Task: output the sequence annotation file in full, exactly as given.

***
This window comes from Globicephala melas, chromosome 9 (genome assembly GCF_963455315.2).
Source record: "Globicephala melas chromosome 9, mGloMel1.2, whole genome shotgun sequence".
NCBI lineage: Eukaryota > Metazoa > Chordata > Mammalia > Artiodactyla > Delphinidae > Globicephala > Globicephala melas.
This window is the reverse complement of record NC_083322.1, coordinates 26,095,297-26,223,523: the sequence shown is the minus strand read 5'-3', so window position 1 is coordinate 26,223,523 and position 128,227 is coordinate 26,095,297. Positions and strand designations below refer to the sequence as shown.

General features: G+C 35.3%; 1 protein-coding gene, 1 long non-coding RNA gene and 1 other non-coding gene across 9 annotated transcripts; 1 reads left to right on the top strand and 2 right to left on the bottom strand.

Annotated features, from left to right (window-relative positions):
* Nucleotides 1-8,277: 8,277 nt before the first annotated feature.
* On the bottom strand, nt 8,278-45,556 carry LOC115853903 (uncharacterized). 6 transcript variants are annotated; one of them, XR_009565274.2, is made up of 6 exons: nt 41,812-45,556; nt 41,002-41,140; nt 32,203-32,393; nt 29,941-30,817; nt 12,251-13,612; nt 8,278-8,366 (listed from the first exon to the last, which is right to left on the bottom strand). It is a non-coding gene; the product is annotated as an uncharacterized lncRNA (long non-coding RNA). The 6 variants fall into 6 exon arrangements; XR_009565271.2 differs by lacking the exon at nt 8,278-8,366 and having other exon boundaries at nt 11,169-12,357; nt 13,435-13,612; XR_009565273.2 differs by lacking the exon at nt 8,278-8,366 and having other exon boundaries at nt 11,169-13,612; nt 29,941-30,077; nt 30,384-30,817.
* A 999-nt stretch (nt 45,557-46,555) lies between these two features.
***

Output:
This window comes from Globicephala melas, chromosome 9 (genome assembly GCF_963455315.2).
Source record: "Globicephala melas chromosome 9, mGloMel1.2, whole genome shotgun sequence".
NCBI lineage: Eukaryota > Metazoa > Chordata > Mammalia > Artiodactyla > Delphinidae > Globicephala > Globicephala melas.
This window is the reverse complement of record NC_083322.1, coordinates 26,095,297-26,223,523: the sequence shown is the minus strand read 5'-3', so window position 1 is coordinate 26,223,523 and position 128,227 is coordinate 26,095,297. Positions and strand designations below refer to the sequence as shown.

General features: G+C 35.3%; 1 protein-coding gene, 1 long non-coding RNA gene and 1 other non-coding gene across 9 annotated transcripts; 1 reads left to right on the top strand and 2 right to left on the bottom strand.

Annotated features, from left to right (window-relative positions):
* Nucleotides 1-8,277: 8,277 nt before the first annotated feature.
* On the bottom strand, nt 8,278-45,556 carry LOC115853903 (uncharacterized). 6 transcript variants are annotated; one of them, XR_009565274.2, is made up of 6 exons: nt 41,812-45,556; nt 41,002-41,140; nt 32,203-32,393; nt 29,941-30,817; nt 12,251-13,612; nt 8,278-8,366 (listed from the first exon to the last, which is right to left on the bottom strand). It is a non-coding gene; the product is annotated as an uncharacterized lncRNA (long non-coding RNA). The 6 variants fall into 6 exon arrangements; XR_009565271.2 differs by lacking the exon at nt 8,278-8,366 and having other exon boundaries at nt 11,169-12,357; nt 13,435-13,612; XR_009565273.2 differs by lacking the exon at nt 8,278-8,366 and having other exon boundaries at nt 11,169-13,612; nt 29,941-30,077; nt 30,384-30,817.
* A 999-nt stretch (nt 45,557-46,555) lies between these two features.